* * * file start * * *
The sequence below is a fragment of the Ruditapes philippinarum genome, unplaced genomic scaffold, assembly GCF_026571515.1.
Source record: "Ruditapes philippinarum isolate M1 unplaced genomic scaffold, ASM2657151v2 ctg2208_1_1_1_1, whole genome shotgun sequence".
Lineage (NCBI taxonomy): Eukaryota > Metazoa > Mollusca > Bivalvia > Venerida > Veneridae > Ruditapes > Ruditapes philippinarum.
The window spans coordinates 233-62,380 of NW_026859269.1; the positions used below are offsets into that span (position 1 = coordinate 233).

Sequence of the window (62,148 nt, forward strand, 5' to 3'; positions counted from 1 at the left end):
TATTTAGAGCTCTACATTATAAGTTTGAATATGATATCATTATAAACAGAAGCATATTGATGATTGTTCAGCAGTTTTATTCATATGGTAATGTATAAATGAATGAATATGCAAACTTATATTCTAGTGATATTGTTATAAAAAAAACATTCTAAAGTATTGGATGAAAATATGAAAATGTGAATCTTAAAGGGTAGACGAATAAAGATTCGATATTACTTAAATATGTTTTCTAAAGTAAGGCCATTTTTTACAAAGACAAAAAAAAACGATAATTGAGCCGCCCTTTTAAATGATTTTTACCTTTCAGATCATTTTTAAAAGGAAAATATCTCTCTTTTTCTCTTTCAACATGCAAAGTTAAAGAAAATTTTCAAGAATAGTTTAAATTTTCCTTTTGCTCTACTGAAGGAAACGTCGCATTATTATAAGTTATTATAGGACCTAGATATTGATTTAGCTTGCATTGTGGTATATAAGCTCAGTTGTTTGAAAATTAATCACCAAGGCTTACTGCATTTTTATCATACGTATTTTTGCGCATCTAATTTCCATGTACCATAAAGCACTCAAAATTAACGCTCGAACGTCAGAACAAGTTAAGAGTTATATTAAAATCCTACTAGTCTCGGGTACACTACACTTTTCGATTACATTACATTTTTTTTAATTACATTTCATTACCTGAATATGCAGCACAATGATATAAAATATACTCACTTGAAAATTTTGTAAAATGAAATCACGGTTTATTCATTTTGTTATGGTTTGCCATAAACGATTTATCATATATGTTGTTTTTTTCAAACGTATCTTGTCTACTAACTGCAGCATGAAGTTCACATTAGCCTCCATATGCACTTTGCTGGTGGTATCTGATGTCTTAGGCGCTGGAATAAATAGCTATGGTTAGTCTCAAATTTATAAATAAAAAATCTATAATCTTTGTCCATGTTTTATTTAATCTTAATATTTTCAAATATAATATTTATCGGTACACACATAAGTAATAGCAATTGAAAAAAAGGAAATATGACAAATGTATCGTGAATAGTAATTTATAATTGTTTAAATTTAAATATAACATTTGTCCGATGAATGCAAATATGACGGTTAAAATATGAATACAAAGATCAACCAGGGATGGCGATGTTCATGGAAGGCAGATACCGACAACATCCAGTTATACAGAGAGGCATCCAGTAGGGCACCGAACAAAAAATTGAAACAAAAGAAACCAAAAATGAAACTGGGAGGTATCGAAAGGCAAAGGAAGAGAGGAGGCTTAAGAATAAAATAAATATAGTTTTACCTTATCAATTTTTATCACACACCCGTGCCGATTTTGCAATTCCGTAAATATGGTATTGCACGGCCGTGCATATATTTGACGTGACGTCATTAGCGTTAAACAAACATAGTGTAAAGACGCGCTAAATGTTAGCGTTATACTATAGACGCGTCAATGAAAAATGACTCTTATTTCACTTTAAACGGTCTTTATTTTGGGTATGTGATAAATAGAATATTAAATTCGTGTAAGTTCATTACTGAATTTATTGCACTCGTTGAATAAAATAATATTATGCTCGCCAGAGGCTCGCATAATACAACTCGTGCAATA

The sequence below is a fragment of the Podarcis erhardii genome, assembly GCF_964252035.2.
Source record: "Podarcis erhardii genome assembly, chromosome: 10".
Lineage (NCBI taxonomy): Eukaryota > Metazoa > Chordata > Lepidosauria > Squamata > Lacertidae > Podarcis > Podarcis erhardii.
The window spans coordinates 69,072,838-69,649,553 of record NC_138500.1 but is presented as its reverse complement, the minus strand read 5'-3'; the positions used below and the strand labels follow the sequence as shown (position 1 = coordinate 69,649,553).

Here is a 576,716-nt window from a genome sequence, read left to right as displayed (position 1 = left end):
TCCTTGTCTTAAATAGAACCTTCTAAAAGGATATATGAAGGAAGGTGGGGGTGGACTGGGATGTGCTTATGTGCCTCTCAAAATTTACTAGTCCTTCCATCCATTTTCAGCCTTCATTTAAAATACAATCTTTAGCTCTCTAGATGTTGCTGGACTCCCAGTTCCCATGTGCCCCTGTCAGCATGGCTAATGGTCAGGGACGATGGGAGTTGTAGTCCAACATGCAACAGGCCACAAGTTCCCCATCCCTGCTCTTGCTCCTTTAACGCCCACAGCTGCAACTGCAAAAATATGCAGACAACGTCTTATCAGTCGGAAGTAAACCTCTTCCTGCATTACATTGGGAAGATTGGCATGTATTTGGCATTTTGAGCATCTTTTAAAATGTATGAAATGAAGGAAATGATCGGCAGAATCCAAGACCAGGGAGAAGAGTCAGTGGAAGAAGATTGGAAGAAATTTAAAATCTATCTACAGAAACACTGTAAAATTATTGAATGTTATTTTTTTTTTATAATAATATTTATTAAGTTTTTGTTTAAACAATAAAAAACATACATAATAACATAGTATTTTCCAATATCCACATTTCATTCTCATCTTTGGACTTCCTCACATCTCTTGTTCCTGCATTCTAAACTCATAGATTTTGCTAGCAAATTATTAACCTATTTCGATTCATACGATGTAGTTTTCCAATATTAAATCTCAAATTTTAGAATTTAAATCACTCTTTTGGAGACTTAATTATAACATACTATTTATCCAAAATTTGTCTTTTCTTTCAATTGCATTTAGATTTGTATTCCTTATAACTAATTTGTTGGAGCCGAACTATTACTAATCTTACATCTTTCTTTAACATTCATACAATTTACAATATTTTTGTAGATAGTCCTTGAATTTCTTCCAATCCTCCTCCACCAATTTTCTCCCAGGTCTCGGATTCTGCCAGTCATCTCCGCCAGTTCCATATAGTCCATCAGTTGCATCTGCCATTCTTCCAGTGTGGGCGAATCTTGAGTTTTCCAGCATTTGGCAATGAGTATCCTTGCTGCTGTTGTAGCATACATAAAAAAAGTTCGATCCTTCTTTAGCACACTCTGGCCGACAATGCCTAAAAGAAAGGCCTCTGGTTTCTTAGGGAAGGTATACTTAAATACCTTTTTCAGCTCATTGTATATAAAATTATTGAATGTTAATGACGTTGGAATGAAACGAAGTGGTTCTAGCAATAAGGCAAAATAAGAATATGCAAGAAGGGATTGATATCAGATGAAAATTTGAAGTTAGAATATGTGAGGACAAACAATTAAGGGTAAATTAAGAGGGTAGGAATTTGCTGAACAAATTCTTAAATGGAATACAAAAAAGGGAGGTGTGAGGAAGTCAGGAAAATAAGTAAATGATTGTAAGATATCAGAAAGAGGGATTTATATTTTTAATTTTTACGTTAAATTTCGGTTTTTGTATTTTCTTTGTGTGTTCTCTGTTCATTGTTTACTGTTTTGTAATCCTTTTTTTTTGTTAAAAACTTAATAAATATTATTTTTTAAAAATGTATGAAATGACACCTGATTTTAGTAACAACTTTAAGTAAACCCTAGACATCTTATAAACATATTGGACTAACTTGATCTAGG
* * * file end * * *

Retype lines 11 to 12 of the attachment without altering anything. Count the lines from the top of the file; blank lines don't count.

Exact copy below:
Here is a 576,716-nt window from a genome sequence, read left to right as displayed (position 1 = left end):
TCCTTGTCTTAAATAGAACCTTCTAAAAGGATATATGAAGGAAGGTGGGGGTGGACTGGGATGTGCTTATGTGCCTCTCAAAATTTACTAGTCCTTCCATCCATTTTCAGCCTTCATTTAAAATACAATCTTTAGCTCTCTAGATGTTGCTGGACTCCCAGTTCCCATGTGCCCCTGTCAGCATGGCTAATGGTCAGGGACGATGGGAGTTGTAGTCCAACATGCAACAGGCCACAAGTTCCCCATCCCTGCTCTTGCTCCTTTAACGCCCACAGCTGCAACTGCAAAAATATGCAGACAACGTCTTATCAGTCGGAAGTAAACCTCTTCCTGCATTACATTGGGAAGATTGGCATGTATTTGGCATTTTGAGCATCTTTTAAAATGTATGAAATGAAGGAAATGATCGGCAGAATCCAAGACCAGGGAGAAGAGTCAGTGGAAGAAGATTGGAAGAAATTTAAAATCTATCTACAGAAACACTGTAAAATTATTGAATGTTATTTTTTTTTTATAATAATATTTATTAAGTTTTTGTTTAAACAATAAAAAACATACATAATAACATAGTATTTTCCAATATCCACATTTCATTCTCATCTTTGGACTTCCTCACATCTCTTGTTCCTGCATTCTAAACTCATAGATTTTGCTAGCAAATTATTAACCTATTTCGATTCATACGATGTAGTTTTCCAATATTAAATCTCAAATTTTAGAATTTAAATCACTCTTTTGGAGACTTAATTATAACATACTATTTATCCAAAATTTGTCTTTTCTTTCAATTGCATTTAGATTTGTATTCCTTATAACTAATTTGTTGGAGCCGAACTATTACTAATCTTACATCTTTCTTTAACATTCATACAATTTACAATATTTTTGTAGATAGTCCTTGAATTTCTTCCAATCCTCCTCCACCAATTTTCTCCCAGGTCTCGGATTCTGCCAGTCATCTCCGCCAGTTCCATATAGTCCATCAGTTGCATCTGCCATTCTTCCAGTGTGGGCGAATCTTGAGTTTTCCAGCATTTGGCAATGAGTATCCTTGCTGCTGTTGTAGCATACATAAAAAAAGTTCGATCCTTCTTTAGCACACTCTGGCCGACAATGCCTAAAAGAAAGGCCTCTGGTTTCTTAGGGAAGGTATACTTAAATACCTTTTTCAGCTCATTGTATATAAAATTATTGAATGTTAATGACGTTGGAATGAAACGAAGTGGTTCTAGCAATAAGGCAAAATAAGAATATGCAAGAAGGGATTGATATCAGATGAAAATTTGAAGTTAGAATATGTGAGGACAAACAATTAAGGGTAAATTAAGAGGGTAGGAATTTGCTGAACAAATTCTTAAATGGAATACAAAAAAGGGAGGTGTGAGGAAGTCAGGAAAATAAGTAAATGATTGTAAGATATCAGAAAGAGGGATTTATATTTTTAATTTTTACGTTAAATTTCGGTTTTTGTATTTTCTTTGTGTGTTCTCTGTTCATTGTTTACTGTTTTGTAATCCTTTTTTTTTGTTAAAAACTTAATAAATATTATTTTTTAAAAATGTATGAAATGACACCTGATTTTAGTAACAACTTTAAGTAAACCCTAGACATCTTATAAACATATTGGACTAACTTGATCTAGG